This year, as last year, I was invited to be an expert on theBeijinger’s 2011 Restaurant Awards. Though sometimes the winners are rather consistent from year to year, the award ceremony is always fun to attend, and it’s interesting to see which new restaurant has managed to win the most hearts.
But alas, most of my favorite Chinese restaurants never win (a Sanlitun/Chaoyang-area location seems to be key to victory), so I have put together a short list of my picks for bests in Beijing. It doesn’t include all of theBeijinger’s categories – I’m omitting the ones I don’t know much about, and the ones for which I have nothing new to add. And I have some categories of my own – I can’t do a best picks without including my favorite cuisine, after all!
Though Da Gui (大贵) has some remarkable dishes, Jun Qin Hua (君琴花)’s traditional Guizhou dishes always hits the spot when I’m craving something spicy, pungent, and sour. Their mastery of the Guizhou fermented chili pepper (zaola jiao 糟辣椒) results in stir-fries that are simple yet deeply addictive with the unique, lightly boozy flavor of the peppers. The lazi ji (辣子鸡) is deceptively humble, with tender pieces of chicken buried beneath whole cloves of garlic and melt-in-your-mouth cubes of konjac root jelly (魔芋 moyu). It’s not as spicy as it looks: the smoky, golden-brown garlic mellows out the kick of chili pepper. Everything on the menu is delicious; this is my standby restaurant.
In my mind, Yunnan could conceivably be divided into two categories, one that focuses on the traditional cooking of Yunnan’s many minorities and regions, and “modern” Yunnan that plays with new ingredients and cooking styles. For the former, I love Bao Qin Dai Wei (宝琴傣味), by the Central University of the Minorities. With authentic, reasonably priced Dai food, it makes one of the best hong san duo (红三剁) and hei san duo (黑三剁) in Beijing (the more-popular Golden Peacock next door seems to do deep-fried potato balls better, though).
For the latter category, I admit to liking quite a few of the modern Yunnan restaurants, though they’re not memorable enough to justify the price tag (inflated, as always, for trendiness quotient and number of modern artists involved). Dianke Dianlai stands out for its fabulous spread of creative Yunnan food, with a variety of light, fresh dishes colorful in flavor and texture. It’s a great place to introduce friends to Yunnan.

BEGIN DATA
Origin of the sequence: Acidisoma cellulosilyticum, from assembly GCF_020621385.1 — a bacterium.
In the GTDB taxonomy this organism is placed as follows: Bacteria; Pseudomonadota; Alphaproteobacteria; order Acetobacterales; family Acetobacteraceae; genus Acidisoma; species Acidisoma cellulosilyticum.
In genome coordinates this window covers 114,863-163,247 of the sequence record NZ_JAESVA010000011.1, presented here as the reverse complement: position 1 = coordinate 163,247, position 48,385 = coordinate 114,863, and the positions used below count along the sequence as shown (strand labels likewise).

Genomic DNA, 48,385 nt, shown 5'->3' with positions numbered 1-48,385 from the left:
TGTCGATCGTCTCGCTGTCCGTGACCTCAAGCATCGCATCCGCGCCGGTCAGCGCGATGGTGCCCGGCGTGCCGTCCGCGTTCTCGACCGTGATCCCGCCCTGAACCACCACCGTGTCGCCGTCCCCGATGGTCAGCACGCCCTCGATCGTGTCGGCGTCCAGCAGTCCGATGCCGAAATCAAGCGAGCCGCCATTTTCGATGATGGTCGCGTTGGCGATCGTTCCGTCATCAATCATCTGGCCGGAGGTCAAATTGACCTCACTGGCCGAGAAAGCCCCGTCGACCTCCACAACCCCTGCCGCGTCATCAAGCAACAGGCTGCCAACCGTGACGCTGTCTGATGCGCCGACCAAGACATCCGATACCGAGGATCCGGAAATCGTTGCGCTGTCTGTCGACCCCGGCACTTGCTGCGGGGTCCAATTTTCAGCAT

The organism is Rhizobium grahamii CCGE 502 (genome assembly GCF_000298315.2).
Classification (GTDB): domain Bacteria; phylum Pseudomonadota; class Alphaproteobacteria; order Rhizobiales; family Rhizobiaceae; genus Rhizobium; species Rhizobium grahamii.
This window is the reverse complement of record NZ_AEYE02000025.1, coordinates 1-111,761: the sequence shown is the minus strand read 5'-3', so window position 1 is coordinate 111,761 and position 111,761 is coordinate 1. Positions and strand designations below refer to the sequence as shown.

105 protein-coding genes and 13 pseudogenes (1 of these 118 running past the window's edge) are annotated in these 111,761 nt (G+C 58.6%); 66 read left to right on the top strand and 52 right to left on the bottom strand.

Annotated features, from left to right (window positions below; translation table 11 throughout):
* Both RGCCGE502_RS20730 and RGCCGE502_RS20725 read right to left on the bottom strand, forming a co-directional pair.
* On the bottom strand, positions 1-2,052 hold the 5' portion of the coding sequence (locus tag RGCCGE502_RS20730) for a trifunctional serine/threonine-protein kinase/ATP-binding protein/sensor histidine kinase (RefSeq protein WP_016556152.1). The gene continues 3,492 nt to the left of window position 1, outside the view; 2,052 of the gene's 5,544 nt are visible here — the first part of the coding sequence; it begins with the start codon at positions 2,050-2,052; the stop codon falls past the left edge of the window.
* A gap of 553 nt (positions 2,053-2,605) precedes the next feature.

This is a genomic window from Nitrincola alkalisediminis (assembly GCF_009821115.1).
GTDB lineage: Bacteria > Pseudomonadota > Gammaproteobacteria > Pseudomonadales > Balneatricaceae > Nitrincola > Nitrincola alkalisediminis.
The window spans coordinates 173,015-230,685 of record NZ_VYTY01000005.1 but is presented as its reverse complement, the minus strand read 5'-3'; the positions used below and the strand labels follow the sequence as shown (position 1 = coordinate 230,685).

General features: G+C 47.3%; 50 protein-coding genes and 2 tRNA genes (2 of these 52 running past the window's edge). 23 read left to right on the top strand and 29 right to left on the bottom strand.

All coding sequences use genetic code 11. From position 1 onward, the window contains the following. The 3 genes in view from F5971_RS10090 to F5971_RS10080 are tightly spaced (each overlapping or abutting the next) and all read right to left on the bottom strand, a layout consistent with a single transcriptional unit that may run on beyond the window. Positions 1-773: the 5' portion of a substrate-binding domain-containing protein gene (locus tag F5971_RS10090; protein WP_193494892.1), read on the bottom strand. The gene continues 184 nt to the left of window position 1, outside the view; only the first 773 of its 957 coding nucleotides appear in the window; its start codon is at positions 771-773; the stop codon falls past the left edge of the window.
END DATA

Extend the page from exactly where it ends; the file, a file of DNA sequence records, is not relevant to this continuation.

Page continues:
(Suddenly surprised that this is not an actual category!) For a proper meal, Liu Zha Shi Fu (刘宅食府) excels at homestyle Beijing dishes and treats; their mastery of simple dishes like cold cucumber or fried eggs and wood ear is mesmerizing. For xiaochi (小吃), I love Lao Ciqikou for their fermented bean juice douzhi (豆汁), and Baiji Niangao for their red-bean and sticky rice roll dusted with soybean flour (lüda gun, “donkey rolling in mud,” 驴打滚) and glutinous rice cakes (切糕 qiegao).
Jin Fu Yan Bang (锦府盐帮) amazes me every time with its menu from which I want to order everything. It specializes in the food of the salt merchants from Zigong – not surprisingly, every bite is a burst of flavor that goes well beyond the prickly peppercorn.
The fresh, handmade buckwheat noodles at Xibei Youmian Cun (西贝莜面村) come in various forms and shapes, and can be steamed, boiled, or stir-fried. They’re perfectly al dente, with a wholesome nutty flavor and a springiness to every bite. My favorite is the 莜面窝窝 (youmian wowo), a honeycombed lattice of individual “tubes” of buckweat. Buckwheat noodles can also be found at Noodle Loft (面酷 Mianku), which specializes in excellent Shanxi noodles, including cat’s ears noodles and wide, chewy kudai mian (裤带面 “belt noodles”), and an excellent Chinese stout called Haidao Heipi (海岛黑皮).
One might naturally think about international restaurants here, but some Chinese restaurants also have excellent salads. Some of my favorites are the cold mint salad at almost any Yunnan restaurant but especially Yunteng Shifu (云腾食府) and Dianke Dianlai, and the salad I eat most often in Beijing, the da ban cai (大拌菜), a giant lettuce salad with cashews and a sweet peanut dressing at Fanqian Fanhou (饭前饭后).
I’ve already said enough about why I love Ju Bao Yuan here.
No place in Beijing does dim sum really well: the Sampan came close but it sadly closed with the demolition of the Gloria Hotel. Lei Garden impresses with many of its dim sum items, but fails when it comes to the classic changfen 肠粉, whose rice skins were tough and chewy instead of tender and silky.
When I crave everyday Taiwanese food, I go to Fanqian Fanhou (饭前饭后), and when I’m feeling fancy, I go to Shin Yeh (欣叶), lured by their fresh peanut-dusted mochi bites and red-bean and turnip pastries. I’m not obsessed with Din Tai Fung’s soup dumplings, but I like their delicate vegetable buns, perfectly done stir-fried pea leaves (清炒豌豆尖 qingchao wandou jian), and exceptional shaved ice desserts.
My affection is split evenly between some of the city’s best vegetarian restaurants: Still Thoughts (静思) and Lily’s Vegetarian (香草园) are both standbys, while Tianchu Miaoxiang (天厨妙香) is more of a special occasion due to its greater distance.
Most Impressive for Visitors
This one is easy: I always take guests to Na Jia Xiaoguan. The food definitely comes first, but Na Jia Xiaoguan also has a beautiful setting, like that of an old noble’s mansion. The wood-beamed decor and traditional wooden furniture are comfortable and majestic without being ostentatious; there are nice touches like greenery, talking mynah birds, and bronze wine pots. And the Manchu-inspired dishes, like braised venison, mashed lamb, and stuffed dates, are delicious and sophisticated.